- After passing the CPA exams. All that stands between you and your career as a practicing CPA is a state-issued license. The license mainly serves as an official checklist for accomplishments and qualifications you’ve already satisfied i.e. starting with passing the CERTIFIED PUBLIC ACCOUNTANT examinations. In addition to passing the exams, here are some other considerations you must comply.
- The bare minimum: Bachelor’s degree. Most states require at least a bachelor’s degree to be eligible for becoming a CPA.
- Experience requirement-Most states require at least two years of experience in public accounting before allowing you to practice as a CPA. Many also accept accounting experience in other areas such as industry or government, but that usually means they require that you practice for more years.
- One-tier or two-tier?- Some states require that you pass the Certified Public Accountant exam and simply meet the experience requirements to obtain your certificate and license at the same time. Those are called “one-tier” states. In two-tier states, you receive a certificate once you pass the exam, and the license comes separately, once you fulfill the experience The best idea is to contact your state board to understand exactly what you need.
- The 150-hour requirement- Many states in the US now require Certified Public Accountants to have150 semester hours of education to receive certification. This doesn’t necessarily mean that you need a master’s degree, although that certainly helps. You can also meet the requirement at the undergraduate level, or earn your bachelor’s degree and take a few courses at the graduate level.
- Check with your state-Remember, passing the Certified Public Accountant exam only means that you have passed a major milestone on the way to being licensed. From there, it’s between you and the state in which you want to practice andevery state is different. Your best bet is to check with them directly.
- Now that you’re well on your way to Certified Public Accountant,see what your life could look like once you receive your license.
So, after knowing all about Certified Public Accountants, lets know about practicing it with H4 visa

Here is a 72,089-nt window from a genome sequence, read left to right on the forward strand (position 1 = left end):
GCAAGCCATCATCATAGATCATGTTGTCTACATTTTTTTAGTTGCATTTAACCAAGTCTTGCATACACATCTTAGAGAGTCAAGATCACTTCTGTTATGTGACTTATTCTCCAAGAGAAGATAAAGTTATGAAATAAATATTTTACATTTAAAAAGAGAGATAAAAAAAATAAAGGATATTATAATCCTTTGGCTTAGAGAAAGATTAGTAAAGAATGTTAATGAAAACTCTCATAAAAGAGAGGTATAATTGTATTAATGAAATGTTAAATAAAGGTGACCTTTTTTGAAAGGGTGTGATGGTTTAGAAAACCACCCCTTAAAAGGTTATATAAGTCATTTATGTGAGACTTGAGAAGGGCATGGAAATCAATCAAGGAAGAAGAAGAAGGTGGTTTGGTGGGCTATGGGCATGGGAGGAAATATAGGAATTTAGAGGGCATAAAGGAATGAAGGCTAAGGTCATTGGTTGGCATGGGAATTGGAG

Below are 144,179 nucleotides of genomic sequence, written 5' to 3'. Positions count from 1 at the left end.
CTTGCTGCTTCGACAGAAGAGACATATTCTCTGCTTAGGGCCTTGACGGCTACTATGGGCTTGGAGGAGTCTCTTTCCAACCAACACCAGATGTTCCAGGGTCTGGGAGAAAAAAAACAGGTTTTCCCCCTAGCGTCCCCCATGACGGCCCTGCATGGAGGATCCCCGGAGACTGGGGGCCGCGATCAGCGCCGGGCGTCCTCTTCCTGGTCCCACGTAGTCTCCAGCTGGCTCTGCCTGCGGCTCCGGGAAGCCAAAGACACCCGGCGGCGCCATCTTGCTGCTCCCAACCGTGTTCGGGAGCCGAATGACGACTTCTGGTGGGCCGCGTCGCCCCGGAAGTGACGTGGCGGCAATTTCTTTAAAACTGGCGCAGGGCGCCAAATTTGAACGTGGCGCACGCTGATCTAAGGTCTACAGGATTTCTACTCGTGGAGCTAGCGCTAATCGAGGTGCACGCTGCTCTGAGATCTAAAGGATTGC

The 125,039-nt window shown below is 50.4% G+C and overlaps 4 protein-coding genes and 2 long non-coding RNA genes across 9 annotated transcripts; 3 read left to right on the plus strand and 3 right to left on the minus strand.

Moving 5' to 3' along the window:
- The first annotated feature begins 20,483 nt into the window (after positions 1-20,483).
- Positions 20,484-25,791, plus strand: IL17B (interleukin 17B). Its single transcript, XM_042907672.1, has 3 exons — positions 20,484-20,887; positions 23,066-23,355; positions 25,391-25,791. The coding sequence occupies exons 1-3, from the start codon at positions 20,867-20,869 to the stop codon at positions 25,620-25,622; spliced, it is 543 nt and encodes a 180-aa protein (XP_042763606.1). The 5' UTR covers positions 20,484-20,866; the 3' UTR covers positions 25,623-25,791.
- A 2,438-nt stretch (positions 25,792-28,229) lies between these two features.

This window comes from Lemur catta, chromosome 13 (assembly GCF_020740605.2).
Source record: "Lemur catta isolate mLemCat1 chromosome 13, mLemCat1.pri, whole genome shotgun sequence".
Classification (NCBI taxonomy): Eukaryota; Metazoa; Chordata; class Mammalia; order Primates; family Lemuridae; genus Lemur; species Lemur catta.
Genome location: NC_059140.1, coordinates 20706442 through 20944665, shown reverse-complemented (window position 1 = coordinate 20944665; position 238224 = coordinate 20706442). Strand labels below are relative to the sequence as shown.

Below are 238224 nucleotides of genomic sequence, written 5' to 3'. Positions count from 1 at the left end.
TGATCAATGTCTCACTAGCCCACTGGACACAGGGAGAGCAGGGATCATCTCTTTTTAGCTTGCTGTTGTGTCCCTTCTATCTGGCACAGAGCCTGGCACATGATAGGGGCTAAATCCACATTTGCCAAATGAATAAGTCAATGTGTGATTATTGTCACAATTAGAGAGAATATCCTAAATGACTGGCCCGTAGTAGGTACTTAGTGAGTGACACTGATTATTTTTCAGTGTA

In order to do that, you need to get overcome these two common requirements:
- Social Security Number
- Fulfilling the experience requirement, since work supervised by US CPA is required.
1. Social Security Number (SSN)
The Certified Public Accountants is a regulated industry, and Social Security Number is the best way for the state board to track and regulate these licensees. Therefore, most states require their CPA exam candidates to submit their SSNs in the application form.
In some cases, the state board allows exemption to this rule if there is a valid reason. Some states request that you write a letter to explain the situation, while others may have an existing waiver form or an affidavit to fill in. You need to take the initiative to ask them and double check the procedure by email. Because of this, the issue of Social Security Number is likely less of a concern.
2. Work Experience
As part of the “3E” as specified in above paragraphs, candidates need to fulfill the experience requirement in order to get the license. 1 or 2 years of experience is required and this experience must be supervised and verified by an active U.S. CPA.
This makes things inconvenient for H4 visa holders because you are in the US, you are not allowed to work. One of the solutions is to select a state that allows verification instead of strictly supervision of experience. As of now, Montana and Washington are two examples. There are other states also, but they may not offer Social Security Number waivers.
For instance, if you used to work as a Chartered Accountant in India and you have someone who is a U.S. CPA, then you can ask him/her to verify your previous experience in India for you. The same works for Washington but this verifier must be a U.S. CPA licensee in good standing for at least 5 years.
Note : There is one Possible State named “North Dakota” where you don’t need SSN to apply for this state and once you pass the CPA exam, you can get your experience verified by a supervisor (or former one in your home country). This person does not need to be a U.S. CPA.